As you can see, having six cores/ 12 threads and higher clock speeds does push the AMD Ryzen 5 1600 towards the top of the pack. In general, NAMD and similar applications favor larger CPUs so the competition here is largely the Ryzen 7 1700 since one can realize a perceptible benefit for only a small additional cost.
Sysbench CPU test
Sysbench is another one of those widely used Linux benchmarks. We specifically are using the CPU test, not the OLTP test that we use for some storage testing.
This is one of the more interesting charts. One can see that the lower core count Ryzen 5 1500X benefits from higher clock speeds and therefore performs a few ticks better. Overall, Ryzen performs very well in this benchmark, much like c-ray.
OpenSSL is widely used to secure communications between servers. This is an important protocol in many server stacks. We first look at our sign tests:
Perhaps the interesting comparison here is with the Ryzen 5 1600X.
While there is certainly a difference in performance, the Ryzen 5 1600X costs significantly more to the tune of $30 plus the cost of a cooler for the same core and cache structure.
UnixBench Dhrystone 2 and Whetstone Benchmarks
One of our longest running tests is the venerable UnixBench 5.1.3 Dhrystone 2 and Whetstone results. They are certainly aging, however, we constantly get requests for them, and many angry notes when we leave them out. For example on our original AMD Ryzen 7 1700X review where UnixBench was crashing due to the kernel version, we were using we left the results out and received many e-mails asking about them. UnixBench is widely used so it is a good comparison point.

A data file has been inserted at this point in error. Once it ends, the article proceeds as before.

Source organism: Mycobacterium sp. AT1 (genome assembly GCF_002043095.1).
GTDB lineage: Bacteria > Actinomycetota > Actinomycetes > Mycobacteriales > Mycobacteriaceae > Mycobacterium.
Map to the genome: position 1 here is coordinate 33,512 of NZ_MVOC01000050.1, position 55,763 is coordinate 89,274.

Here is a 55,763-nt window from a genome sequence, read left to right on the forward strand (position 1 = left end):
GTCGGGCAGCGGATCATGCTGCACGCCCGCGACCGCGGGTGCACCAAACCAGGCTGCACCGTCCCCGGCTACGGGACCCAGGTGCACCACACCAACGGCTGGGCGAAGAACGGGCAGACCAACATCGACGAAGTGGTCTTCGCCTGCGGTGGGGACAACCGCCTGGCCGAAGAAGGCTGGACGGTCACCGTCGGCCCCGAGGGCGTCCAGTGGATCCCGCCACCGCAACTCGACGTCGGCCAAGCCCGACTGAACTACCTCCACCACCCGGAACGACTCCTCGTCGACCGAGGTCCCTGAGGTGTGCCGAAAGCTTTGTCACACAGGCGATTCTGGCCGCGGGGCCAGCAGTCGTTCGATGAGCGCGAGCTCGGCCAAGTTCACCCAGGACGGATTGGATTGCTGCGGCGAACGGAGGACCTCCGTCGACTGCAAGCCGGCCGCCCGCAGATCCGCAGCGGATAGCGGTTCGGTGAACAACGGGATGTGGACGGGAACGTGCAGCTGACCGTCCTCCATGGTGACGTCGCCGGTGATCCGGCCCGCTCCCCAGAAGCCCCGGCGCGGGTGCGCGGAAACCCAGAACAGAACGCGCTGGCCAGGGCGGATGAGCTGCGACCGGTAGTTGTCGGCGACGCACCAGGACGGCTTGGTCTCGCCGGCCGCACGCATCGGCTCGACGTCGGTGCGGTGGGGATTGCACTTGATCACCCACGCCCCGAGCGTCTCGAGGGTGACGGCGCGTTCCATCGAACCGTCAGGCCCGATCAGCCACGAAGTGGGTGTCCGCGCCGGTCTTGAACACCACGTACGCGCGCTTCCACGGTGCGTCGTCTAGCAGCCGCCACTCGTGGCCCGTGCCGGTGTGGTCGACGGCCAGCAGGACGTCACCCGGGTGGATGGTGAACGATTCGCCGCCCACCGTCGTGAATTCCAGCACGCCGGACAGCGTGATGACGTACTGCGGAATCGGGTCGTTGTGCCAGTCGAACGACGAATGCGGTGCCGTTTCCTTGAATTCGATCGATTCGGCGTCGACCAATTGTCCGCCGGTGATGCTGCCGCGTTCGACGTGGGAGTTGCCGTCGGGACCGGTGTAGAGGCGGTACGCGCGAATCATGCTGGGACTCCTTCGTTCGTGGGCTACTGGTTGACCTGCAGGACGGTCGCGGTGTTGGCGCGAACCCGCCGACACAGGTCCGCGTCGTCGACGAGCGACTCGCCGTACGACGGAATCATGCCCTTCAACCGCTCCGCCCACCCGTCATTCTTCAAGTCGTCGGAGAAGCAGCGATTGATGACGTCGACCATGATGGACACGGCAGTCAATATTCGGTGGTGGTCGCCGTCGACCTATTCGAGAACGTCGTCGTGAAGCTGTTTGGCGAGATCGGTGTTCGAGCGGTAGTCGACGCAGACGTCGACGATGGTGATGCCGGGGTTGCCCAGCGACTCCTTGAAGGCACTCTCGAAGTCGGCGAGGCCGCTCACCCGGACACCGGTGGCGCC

This is a good example where the Ryzen 5 1600 does well just by sheer core count.
Again, if the Ryzen 7 1700 is within your price range, it is probably the better bet. The 6 core / 12 threads of the Ryzen 5 1600 does offer a substantial benefit over 4-core / 8 thread CPUs.
In the Ryzen 5 line-up, this is the one to get. It has 6 cores and the larger Wraith Spire cooler all for only $50 more than the Ryzen 5 1400. While $50 may seem like a lot in nominal dollars, by the time a complete system is built, it is a few percentage cost wise difference. For $50 adding 50% more cores (and getting a better cooler to boot) is worth it. Likewise, if you look to competitive offerings from Intel, the six cores and larger L3 cache have some areas where they offer a major improvement over the 4-core/ 8-thread models.
Compared to the Ryzen 5 1600X the 5 1600 provides substantial savings. Foregoing 400MHz (~12.5% clock speed) saves you $30 plus the cost of a cooler ~$45. On a theoretical $750 system that means that you are saving about the performance impact. If you were to overclock the chips it is likely you would find the difference to be even less.
If you are going Ryzen 5, we like this model paired with a B350 motherboard for cost or a lower-end X370 motherboard ($160- $190 range). The longer-term home of this chip in our infrastructure is likely a pairing with the ASUS Prime X370-Pro which has significant feature upgrades over the B350 based motherboards.